My thesis is primarily an exploration of how this traditionally heterosexual genre has been queered. I will address this by asking the following questions:
1. How is queerness explored and portrayed in these novels?
2. How has the production of queer romances influenced the genre’s development?
3. How are queer romance readers and writers engaging with their LGBT+ communities?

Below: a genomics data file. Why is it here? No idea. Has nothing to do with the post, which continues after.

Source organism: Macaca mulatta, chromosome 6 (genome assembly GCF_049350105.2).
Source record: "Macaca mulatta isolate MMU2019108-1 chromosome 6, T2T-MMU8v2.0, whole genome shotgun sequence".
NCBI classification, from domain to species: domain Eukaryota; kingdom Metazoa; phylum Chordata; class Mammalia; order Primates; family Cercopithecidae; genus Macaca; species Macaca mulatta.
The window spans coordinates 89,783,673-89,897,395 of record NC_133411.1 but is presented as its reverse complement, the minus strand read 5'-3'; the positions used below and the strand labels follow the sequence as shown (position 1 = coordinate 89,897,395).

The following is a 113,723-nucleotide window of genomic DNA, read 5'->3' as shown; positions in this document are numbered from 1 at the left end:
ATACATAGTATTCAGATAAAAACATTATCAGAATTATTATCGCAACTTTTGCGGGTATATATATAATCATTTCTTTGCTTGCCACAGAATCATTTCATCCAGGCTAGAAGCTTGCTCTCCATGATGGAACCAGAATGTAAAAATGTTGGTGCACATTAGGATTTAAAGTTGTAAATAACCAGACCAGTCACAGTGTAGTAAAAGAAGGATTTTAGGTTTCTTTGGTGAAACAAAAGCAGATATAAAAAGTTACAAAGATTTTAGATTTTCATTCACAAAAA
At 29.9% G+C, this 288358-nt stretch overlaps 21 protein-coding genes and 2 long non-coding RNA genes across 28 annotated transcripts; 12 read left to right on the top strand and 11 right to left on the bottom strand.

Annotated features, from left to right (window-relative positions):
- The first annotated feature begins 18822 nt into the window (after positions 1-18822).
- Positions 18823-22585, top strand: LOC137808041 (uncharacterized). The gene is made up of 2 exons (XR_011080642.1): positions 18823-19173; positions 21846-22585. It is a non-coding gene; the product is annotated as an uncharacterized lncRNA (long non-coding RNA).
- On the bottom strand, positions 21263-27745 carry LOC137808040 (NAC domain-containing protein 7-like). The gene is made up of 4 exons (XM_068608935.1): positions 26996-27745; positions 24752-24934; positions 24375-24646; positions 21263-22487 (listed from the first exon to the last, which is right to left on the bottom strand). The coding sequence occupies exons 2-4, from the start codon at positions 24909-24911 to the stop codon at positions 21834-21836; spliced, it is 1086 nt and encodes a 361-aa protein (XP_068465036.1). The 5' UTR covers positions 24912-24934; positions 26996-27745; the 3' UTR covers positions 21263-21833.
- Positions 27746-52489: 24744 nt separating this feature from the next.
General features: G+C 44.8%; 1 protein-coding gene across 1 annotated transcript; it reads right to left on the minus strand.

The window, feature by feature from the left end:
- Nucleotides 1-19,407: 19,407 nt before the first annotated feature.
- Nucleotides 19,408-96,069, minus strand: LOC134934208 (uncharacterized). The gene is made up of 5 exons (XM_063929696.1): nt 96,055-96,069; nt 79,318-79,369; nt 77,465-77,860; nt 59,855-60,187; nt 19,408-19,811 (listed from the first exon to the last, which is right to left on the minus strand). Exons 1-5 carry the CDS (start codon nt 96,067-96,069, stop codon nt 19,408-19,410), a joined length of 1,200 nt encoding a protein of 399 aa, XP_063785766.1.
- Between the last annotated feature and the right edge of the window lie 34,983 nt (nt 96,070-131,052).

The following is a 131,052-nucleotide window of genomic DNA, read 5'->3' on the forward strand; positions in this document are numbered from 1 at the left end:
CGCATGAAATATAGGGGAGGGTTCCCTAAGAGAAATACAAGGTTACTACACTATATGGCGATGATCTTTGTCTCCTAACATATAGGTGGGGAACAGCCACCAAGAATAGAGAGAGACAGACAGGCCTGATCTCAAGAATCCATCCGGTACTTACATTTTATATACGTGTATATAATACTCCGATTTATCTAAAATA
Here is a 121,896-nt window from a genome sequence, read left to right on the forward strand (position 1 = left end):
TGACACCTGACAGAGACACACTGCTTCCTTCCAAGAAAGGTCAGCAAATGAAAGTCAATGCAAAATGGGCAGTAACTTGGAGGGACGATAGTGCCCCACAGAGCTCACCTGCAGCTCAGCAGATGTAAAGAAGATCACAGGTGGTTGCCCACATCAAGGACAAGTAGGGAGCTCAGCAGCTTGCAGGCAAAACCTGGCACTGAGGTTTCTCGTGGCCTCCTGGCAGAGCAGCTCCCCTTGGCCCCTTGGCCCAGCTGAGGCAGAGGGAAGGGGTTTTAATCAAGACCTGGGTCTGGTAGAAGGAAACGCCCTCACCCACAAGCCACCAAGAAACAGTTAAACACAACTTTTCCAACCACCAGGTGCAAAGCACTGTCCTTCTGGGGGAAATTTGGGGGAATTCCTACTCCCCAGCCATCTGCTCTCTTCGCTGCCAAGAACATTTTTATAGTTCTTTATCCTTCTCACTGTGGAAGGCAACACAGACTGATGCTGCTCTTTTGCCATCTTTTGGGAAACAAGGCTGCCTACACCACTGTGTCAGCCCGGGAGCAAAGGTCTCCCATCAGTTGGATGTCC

It will draw upon literary critical and social science methodologies to analyse how queer romances rework heteronormative structures and expands on established critical popular romance scholarship. Following Janice Radway, whose 1984 Reading the Romance remains the only key scholarly text to focus on readership, my project consists of surveys, focus groups and individual interviews with not only readers, but also authors and publishers, thereby expanding Radway’s approach. A complementary structuralist approach, drawing on the widely used framework Regis outlined in The Natural History of the Romance Novel (2003), will be used to analyse how the structures of queer romances compare to heterosexual romance structures.